Meet our new lead lecturer

 

ICAN Learn has really hit the ground running in its first year of operation as a registered training organisation with five Diploma of Financial Counselling courses being run concurrently to over fifty students. The relatively new ‘social enterprise’ prides itself on providing high quality, sector led training and has just brought a new lead lecturer into the team.

Those in Victoria’s financial counselling sector will know Robyn Shepherd-Murdoch well and may have even been one of the ninety financial counsellors trained by her in previous roles with RMIT and Victoria University. Robyn comes to ICAN Learn with ten years financial counselling and five years financial counselling lecturing experience.“We’re really excited to have Robyn on board leading ICAN Learn’s training delivery, it’s really important that our lecturers know from experience what it means to be a great financial counsellor,” said Aaron Davis, ICAN Learn CEO.

We asked Robyn what the biggest challenge in the ongoing professional development of the financial counselling sector is, Robyn replied, “With constant changes in the sector and associated laws, the Diploma of Financial Counselling needs to be current and reflect community needs. The Diploma takes two years to achieve, with over 17 units and 220 hours of placement, as Financial counsellor’s we need this contemporary knowledge to provide the best options, support and advocacy for our clients and the community.”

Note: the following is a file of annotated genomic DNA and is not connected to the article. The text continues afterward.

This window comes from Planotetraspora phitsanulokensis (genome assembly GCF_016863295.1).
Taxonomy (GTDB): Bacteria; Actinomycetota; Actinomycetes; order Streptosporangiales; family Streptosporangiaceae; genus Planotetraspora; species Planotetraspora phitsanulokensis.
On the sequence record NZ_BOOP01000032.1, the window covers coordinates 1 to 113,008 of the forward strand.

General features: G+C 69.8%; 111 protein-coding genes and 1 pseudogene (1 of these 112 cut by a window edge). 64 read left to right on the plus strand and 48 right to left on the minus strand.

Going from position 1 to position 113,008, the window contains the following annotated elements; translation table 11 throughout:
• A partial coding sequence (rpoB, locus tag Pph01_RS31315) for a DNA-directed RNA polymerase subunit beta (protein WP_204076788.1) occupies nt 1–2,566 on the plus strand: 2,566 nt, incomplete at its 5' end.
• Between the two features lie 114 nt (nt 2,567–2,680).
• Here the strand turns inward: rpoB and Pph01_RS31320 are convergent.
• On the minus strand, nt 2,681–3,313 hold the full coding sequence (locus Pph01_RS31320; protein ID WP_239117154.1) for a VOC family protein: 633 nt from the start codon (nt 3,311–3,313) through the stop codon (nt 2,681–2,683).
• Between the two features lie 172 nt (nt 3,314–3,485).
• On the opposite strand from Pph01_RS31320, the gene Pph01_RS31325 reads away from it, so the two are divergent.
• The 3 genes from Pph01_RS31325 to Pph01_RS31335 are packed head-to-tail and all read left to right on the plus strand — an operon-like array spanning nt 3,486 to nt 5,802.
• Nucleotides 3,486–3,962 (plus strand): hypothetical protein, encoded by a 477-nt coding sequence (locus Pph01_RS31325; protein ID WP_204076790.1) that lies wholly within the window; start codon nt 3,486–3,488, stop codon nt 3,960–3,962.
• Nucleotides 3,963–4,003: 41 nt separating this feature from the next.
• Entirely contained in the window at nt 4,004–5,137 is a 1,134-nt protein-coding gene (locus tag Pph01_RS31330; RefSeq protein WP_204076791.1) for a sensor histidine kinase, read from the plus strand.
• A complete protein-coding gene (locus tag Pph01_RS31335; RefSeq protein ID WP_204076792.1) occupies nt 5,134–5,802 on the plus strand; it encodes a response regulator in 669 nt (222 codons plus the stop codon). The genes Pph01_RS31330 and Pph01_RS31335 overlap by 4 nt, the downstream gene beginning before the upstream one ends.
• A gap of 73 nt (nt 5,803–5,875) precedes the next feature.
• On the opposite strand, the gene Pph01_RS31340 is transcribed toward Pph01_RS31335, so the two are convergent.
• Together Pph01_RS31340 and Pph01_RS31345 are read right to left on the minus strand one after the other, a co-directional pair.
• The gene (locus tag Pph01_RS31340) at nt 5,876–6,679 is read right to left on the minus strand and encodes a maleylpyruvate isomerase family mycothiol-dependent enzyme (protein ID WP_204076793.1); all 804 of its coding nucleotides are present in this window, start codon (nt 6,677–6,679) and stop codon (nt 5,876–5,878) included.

Having worked with ICAN Learn’s Co-founder, Bernadette Pasco for a number of years, Robyn shares a vision for the financial counselling sector. “We share the belief that the continued professionalisation of financial counselling will come through the delivery of quality training that provides the latest information, resources and practise; empowering our graduates to be amazing advocates for their clients.”

Reflecting on the move to ICAN Learn from lecturing in bigger universities, Robyn commented, “ICAN has shown the financial counselling sector over many years that they are strong  advocates  for their clients, I want to see this level of advocacy become a financial counselling standard. The team here are also keen to develop career pathways through education, from financial capability worker to a financial counselling supervisor or lecturer like myself. Put simply we’re providing sector focused training delivered by financial counsellors, as both a financial counsellor and an educator, you can’t get better than that.”

ICAN Learn is extending its training delivery in 2018 to include two short courses the Financial Literacy Education Skill Set and Professional Supervision for Financial Counsellors (non-accredited). To find out more contact Robyn Shepherd-Murdoch on 0488 229 133 or email robyn.shepherd-murdoch@icanlearn.edu.au .

 

Professional Supervision for Financial Counsellors course launched

ICAN Learn is pleased to announce the launch of our Professional Supervision for Financial Counsellors education package and is now inviting expressions of interest from experienced practitioners within Australia’s Financial Counselling sector. ICAN Learn trainers have many years-experience providing professional supervision within the Financial Counselling workforce and are keen to share their knowledge and experience in a structured non-accredited format, that meets the requirements of your State Association.